Recently, Barclays undertook a piece of research to identify attitudes toward smart home technology across the UK. This research has been carried out twice in the past two years showing how public opinion towards smart homes has changed over the past 2 years.
The 2015 survey consisted of 4,370 adults and the 2017 survey was carried out with 2108 adults, and it has some surprising results.
In recent years companies have been heavily pushing smart technology. pushing smart technology heavily. Smart speakers and smart thermostats feature heavily on TV adverts, online advertising, and printed media. Mikko Hypponen, of F-Secure, believes the Internet of Things (IoT) is the next industrial revolution, and in the next twenty years, every single device will be smart.
However, even though big companies are pushing IoT heavily, the survey shows that in 2017 30% of the participants stated that they were not interested in installing smart home technology. In comparison, this figure was just 12% in 2015.
These figures are even more surprising considering that awareness has risen. Previously 33% did not understand what smart home or connected homes were. Whereas this year 22% state that they have heard of it but don’t really understand what it is.
It is not all doom and gloom for the smart home though. 48% of renters planning to buy would be interested in installing solar panels and fibre optic broadband in their future home. 35% would be interested in installing a smart home security system.
Considering the recent state of cyber security, it is probably no surprise that 63% of respondents were concerned about cyber security related to the smart home. This is a valid concern in our opinion – we have already blogged about how IoT devices can often be easily hacked.
The 2017 survey shows interest in specific technologies that correlate with what the technology companies are pushing. Fibre optic is number 1 and this is probably driven by the ever-increasing data usage people have, especially from streaming. The other stand out technologies people are interested in are Smart Thermostats, security and Intelligent Lighting.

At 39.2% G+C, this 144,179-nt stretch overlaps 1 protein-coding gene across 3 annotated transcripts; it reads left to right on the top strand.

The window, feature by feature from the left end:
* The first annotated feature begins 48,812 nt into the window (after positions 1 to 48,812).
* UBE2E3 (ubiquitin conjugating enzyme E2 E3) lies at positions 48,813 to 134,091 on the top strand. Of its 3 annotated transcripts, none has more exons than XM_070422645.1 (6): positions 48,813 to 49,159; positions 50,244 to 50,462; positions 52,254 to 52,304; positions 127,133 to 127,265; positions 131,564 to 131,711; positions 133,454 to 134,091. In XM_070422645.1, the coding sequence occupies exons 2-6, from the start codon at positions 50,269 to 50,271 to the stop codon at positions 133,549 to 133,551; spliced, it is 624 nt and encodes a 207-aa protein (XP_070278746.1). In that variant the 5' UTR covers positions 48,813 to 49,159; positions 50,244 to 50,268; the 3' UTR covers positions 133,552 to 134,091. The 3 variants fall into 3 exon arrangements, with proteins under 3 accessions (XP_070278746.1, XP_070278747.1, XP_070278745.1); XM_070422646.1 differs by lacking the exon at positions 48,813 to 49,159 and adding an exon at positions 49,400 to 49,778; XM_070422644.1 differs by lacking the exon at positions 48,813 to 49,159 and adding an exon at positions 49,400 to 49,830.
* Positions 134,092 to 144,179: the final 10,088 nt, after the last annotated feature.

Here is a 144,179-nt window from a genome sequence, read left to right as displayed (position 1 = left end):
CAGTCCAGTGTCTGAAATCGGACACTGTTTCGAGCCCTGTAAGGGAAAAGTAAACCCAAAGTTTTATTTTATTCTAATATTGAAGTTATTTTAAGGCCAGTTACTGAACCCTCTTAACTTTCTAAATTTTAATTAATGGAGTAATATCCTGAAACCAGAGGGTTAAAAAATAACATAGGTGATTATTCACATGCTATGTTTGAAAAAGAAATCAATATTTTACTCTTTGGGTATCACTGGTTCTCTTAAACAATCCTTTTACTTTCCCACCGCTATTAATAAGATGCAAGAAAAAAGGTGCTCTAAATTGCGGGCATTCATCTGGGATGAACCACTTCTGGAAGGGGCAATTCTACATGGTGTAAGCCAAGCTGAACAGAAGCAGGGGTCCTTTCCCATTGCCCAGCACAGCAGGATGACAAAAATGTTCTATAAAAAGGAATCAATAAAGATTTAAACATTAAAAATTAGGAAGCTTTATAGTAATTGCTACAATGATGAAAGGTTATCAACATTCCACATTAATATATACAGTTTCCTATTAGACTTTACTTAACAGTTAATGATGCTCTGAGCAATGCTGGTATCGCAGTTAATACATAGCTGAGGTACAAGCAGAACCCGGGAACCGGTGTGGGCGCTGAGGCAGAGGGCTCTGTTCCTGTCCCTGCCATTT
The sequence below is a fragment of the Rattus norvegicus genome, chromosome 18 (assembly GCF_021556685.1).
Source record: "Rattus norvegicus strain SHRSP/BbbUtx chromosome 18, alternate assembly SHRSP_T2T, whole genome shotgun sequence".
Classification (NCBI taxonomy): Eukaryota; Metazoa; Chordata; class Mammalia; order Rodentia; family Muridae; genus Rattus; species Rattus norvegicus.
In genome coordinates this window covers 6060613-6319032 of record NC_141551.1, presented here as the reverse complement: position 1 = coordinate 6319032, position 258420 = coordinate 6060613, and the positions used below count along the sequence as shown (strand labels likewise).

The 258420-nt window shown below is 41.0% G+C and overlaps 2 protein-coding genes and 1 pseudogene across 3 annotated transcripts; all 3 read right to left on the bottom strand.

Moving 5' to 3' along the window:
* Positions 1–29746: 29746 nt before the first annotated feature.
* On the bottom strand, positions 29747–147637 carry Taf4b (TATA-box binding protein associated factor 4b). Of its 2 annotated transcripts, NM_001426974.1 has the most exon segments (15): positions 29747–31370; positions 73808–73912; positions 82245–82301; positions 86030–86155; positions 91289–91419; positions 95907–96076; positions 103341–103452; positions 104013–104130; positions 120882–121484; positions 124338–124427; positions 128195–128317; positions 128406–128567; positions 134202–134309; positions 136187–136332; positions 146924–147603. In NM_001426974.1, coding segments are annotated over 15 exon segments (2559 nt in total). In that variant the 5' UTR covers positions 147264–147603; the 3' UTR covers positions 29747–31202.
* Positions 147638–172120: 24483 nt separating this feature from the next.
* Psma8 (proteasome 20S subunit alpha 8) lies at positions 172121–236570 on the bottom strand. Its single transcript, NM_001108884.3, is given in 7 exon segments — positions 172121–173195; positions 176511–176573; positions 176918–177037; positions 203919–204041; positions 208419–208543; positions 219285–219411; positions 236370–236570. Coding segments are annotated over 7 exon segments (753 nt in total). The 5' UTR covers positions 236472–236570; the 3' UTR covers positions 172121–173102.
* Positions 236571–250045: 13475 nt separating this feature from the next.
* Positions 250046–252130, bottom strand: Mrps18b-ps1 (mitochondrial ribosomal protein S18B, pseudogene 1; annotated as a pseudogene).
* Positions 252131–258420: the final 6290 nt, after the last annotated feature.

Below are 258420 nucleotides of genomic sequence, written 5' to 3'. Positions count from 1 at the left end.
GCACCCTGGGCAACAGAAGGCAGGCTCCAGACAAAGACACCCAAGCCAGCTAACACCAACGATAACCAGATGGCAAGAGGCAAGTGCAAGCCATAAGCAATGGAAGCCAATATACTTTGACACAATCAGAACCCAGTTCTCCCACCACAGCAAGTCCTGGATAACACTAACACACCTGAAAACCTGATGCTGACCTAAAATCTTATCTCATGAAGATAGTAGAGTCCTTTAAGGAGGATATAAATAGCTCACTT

In the UK, Smart Thermostats have probably been the most promoted with Nest, Hive, Tado and Heat Genius all pushing their products. Nest is owned by Google and Hive is backed by BT, so these are big companies pushing the technology. In our opinion, Smart Thermostats are the most logical investment into the smart home. They can save you a considerable amount of money depending on how you set them up, and the convenience of controlling your home heating as and when needed is fantastic.
In terms of home security, there has been a huge number of CCTV orientated products released in the past few years offering a wide range of features. We have found them an appealing technology to implement as they require less work setting up than a traditional CCTV system. Many cameras are WiFi enabled some, like Netgear Arlo, require no wires at all, using batteries that last weeks at a time. Nearly all the cameras use cloud storage with some offering on board storage via MicroSD, this means you don’t have to have a separate unit stored somewhere in the house to keep your recordings. All the cameras include apps allowing remote viewing and they generally all use some form of motion detection for intelligent alerts. In general, we love them and provide an affordable, easy way to implement some form of CCTV into your home.
Interestingly there seems to be a lack of mention of voice controlled speakers such as Alexa powered devices, or Google home. Due to their relatively new nature, we suspect this was left off the survey. Amazon and Google have been heavily pushing these devices, and the Echo has been a huge hit for Amazon.
There seems to be large regional differences too. The survey shows that 24% of people in Scotland understand what smart home technology means, whereas only 13% of people in the North East and South West understand.
Even though the results of the surveys do not paint an amazing picture for smart homes, I believe it is only a matter of time before the smart home is mainstream and eventually ubiquitous. I don’t necessarily agree with Mikko Hypponen that every device will be connected to the internet, but it is only a matter of time before all big priced items are. Nearly all modern TVs are smart connected, and I think sooner or later it will be standard to fit a smart thermostat with any new installation. Even your Gas and Electricity will be controlled by a smart meter, with government legislation requiring smart meters be standard by the end of 2020.
In the meantime, it seems like in the near future Smart Home technology will carry on being used primarily by tech enthusiasts, with mainstream adoption taking a little longer. Regardless of the slow uptake, smart homes are here to stay.